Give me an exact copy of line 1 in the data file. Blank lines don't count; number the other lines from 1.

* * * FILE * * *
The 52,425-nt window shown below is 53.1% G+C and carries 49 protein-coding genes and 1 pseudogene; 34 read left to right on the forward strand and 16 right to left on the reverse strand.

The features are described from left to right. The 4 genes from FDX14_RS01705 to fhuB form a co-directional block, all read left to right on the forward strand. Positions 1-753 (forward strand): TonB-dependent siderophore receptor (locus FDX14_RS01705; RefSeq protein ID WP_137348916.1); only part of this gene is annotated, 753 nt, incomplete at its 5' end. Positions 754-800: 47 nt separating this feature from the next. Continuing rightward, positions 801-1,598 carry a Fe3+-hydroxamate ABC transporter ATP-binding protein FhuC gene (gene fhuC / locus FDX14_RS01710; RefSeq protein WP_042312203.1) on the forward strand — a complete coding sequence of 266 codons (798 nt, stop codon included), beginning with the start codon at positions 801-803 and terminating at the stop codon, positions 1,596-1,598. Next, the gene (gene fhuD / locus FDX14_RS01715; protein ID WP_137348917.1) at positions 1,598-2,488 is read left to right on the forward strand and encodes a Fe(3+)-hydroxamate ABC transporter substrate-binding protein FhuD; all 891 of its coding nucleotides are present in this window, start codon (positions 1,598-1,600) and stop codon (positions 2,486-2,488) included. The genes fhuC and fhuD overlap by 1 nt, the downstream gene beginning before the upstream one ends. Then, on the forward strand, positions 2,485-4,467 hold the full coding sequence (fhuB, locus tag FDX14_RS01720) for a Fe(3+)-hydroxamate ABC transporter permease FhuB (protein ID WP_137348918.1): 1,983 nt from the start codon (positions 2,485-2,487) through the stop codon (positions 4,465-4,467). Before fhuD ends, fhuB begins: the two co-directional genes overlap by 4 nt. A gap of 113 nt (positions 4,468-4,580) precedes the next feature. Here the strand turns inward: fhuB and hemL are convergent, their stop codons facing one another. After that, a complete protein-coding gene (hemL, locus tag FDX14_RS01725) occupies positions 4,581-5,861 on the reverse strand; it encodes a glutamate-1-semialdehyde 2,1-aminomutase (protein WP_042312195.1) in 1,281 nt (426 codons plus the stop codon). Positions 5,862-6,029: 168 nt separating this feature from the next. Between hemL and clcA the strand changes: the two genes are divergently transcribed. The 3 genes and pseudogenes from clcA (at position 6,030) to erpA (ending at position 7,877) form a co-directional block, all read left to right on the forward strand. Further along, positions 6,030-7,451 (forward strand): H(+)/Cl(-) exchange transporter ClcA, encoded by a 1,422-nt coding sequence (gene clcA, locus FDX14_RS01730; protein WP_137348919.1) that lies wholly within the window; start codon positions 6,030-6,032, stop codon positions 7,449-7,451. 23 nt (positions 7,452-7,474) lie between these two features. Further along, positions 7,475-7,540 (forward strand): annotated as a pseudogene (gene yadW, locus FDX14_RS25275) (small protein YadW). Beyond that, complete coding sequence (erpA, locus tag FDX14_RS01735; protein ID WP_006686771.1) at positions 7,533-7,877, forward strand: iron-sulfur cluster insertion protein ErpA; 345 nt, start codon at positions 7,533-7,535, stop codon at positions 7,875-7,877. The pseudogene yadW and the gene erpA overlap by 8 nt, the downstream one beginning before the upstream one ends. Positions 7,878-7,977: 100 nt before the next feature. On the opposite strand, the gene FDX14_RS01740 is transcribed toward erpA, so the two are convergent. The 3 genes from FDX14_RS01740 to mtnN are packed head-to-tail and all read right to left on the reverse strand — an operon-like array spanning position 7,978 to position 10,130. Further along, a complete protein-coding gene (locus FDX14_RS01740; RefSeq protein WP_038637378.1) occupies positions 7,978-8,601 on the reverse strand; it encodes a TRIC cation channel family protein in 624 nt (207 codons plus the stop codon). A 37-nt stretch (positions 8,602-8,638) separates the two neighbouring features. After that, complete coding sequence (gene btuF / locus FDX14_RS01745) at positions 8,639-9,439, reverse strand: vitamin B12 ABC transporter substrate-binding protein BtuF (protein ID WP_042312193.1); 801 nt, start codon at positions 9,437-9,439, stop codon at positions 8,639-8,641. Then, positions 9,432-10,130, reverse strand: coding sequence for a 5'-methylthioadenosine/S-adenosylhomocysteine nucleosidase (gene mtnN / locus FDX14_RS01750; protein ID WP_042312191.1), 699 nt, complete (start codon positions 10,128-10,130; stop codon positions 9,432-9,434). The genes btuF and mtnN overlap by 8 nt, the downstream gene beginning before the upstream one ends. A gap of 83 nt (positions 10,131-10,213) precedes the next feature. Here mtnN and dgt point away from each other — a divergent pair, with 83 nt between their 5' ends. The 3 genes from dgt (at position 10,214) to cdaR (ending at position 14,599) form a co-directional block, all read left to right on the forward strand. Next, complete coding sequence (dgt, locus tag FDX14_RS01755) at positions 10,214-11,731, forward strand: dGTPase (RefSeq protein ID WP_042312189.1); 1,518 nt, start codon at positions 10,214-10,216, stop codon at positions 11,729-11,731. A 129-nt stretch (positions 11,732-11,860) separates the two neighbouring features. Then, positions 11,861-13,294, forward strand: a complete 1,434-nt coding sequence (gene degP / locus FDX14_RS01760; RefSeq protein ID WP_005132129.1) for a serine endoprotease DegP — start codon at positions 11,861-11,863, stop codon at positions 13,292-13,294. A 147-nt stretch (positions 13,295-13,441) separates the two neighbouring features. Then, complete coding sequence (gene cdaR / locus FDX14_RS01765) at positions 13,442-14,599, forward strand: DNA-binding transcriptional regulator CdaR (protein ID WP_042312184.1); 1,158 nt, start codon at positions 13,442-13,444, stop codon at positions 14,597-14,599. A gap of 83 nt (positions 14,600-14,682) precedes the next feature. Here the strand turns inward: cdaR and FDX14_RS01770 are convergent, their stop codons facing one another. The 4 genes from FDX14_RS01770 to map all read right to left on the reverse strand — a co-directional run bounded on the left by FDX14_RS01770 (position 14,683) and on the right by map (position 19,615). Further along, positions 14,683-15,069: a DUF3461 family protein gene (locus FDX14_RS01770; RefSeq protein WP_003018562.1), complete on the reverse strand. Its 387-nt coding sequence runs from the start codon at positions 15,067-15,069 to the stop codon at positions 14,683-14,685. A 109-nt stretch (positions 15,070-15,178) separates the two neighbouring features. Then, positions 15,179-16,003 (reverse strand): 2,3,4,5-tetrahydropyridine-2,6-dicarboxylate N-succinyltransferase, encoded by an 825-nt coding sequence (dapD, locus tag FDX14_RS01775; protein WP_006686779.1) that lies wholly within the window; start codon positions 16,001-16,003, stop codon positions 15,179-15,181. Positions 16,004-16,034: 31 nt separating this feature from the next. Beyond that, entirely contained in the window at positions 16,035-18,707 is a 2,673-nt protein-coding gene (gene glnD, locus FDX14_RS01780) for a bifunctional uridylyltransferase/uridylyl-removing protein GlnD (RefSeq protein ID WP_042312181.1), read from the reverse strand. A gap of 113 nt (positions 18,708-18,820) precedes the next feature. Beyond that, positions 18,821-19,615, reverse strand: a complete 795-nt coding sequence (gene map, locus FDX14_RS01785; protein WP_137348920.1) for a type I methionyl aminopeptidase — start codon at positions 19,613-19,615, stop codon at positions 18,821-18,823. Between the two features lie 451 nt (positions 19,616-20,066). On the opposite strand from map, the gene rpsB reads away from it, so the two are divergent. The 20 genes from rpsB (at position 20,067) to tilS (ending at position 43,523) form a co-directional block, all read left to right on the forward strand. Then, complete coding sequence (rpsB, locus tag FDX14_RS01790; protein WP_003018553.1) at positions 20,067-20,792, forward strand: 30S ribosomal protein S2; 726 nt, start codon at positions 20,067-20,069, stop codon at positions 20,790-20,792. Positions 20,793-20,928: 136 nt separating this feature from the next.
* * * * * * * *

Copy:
The 52,425-nt window shown below is 53.1% G+C and carries 49 protein-coding genes and 1 pseudogene; 34 read left to right on the forward strand and 16 right to left on the reverse strand.